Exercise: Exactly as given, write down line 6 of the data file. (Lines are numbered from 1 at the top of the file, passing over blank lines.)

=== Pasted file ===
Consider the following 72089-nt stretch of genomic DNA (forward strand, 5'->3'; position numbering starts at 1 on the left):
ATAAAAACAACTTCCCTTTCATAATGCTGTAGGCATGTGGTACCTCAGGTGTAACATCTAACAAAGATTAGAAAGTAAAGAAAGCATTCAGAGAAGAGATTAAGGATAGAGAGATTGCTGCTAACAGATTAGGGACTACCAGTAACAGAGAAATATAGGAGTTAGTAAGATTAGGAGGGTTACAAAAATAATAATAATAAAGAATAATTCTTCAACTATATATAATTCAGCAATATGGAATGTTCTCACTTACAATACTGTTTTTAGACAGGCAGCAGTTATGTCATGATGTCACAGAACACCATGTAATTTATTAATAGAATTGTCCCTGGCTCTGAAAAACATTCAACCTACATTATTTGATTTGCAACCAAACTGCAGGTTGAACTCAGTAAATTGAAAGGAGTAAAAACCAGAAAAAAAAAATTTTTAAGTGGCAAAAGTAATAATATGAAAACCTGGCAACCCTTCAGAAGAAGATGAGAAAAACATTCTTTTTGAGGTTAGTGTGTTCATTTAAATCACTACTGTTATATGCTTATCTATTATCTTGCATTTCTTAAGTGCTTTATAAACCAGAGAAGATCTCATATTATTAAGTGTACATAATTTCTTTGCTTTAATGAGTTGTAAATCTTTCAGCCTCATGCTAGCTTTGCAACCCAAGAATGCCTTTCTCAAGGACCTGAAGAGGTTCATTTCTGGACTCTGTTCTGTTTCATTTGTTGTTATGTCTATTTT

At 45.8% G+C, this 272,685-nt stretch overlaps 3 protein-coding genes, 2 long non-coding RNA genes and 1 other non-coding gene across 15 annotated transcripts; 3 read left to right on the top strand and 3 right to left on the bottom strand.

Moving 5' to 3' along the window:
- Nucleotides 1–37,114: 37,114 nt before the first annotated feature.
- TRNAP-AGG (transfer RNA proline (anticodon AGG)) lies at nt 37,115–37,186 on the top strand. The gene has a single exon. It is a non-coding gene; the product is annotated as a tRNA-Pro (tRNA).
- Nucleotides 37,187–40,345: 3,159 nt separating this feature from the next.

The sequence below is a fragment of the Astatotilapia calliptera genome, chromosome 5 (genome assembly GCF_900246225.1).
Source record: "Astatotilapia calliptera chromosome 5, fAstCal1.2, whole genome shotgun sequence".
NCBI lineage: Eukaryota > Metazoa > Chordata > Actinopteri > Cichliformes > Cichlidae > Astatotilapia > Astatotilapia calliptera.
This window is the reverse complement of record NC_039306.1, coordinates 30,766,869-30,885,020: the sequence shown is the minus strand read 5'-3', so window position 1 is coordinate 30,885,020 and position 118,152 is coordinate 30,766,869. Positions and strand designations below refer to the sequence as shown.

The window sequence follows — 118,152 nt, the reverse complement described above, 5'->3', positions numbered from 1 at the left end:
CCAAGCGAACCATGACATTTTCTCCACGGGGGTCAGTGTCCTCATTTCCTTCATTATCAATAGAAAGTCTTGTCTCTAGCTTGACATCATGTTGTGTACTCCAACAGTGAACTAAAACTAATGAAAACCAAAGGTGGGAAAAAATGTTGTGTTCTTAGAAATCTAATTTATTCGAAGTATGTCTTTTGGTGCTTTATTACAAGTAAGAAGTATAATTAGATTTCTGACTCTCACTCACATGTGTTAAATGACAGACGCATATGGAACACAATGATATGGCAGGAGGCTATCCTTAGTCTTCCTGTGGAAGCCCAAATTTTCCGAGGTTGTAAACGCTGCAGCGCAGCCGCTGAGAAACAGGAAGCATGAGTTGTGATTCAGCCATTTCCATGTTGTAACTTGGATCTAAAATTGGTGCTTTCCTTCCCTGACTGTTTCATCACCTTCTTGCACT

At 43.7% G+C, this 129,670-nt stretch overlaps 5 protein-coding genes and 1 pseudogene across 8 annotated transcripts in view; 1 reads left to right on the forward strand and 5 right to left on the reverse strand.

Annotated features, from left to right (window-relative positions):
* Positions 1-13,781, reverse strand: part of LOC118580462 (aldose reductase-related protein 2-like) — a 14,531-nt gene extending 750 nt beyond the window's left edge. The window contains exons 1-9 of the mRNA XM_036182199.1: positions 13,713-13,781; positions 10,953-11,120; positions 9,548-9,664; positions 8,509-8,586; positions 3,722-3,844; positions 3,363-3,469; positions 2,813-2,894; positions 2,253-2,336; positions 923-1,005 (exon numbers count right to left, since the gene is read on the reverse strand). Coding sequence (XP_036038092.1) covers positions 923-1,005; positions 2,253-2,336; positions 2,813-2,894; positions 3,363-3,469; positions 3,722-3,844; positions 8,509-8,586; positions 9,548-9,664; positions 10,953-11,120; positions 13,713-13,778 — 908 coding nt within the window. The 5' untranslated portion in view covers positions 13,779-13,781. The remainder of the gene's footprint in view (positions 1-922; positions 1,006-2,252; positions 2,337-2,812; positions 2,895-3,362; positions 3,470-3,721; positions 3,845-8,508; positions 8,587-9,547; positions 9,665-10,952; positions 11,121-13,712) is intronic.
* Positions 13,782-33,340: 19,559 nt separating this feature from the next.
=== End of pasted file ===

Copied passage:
- TRNAP-AGG (transfer RNA proline (anticodon AGG)) lies at nt 37,115–37,186 on the top strand. The gene has a single exon. It is a non-coding gene; the product is annotated as a tRNA-Pro (tRNA).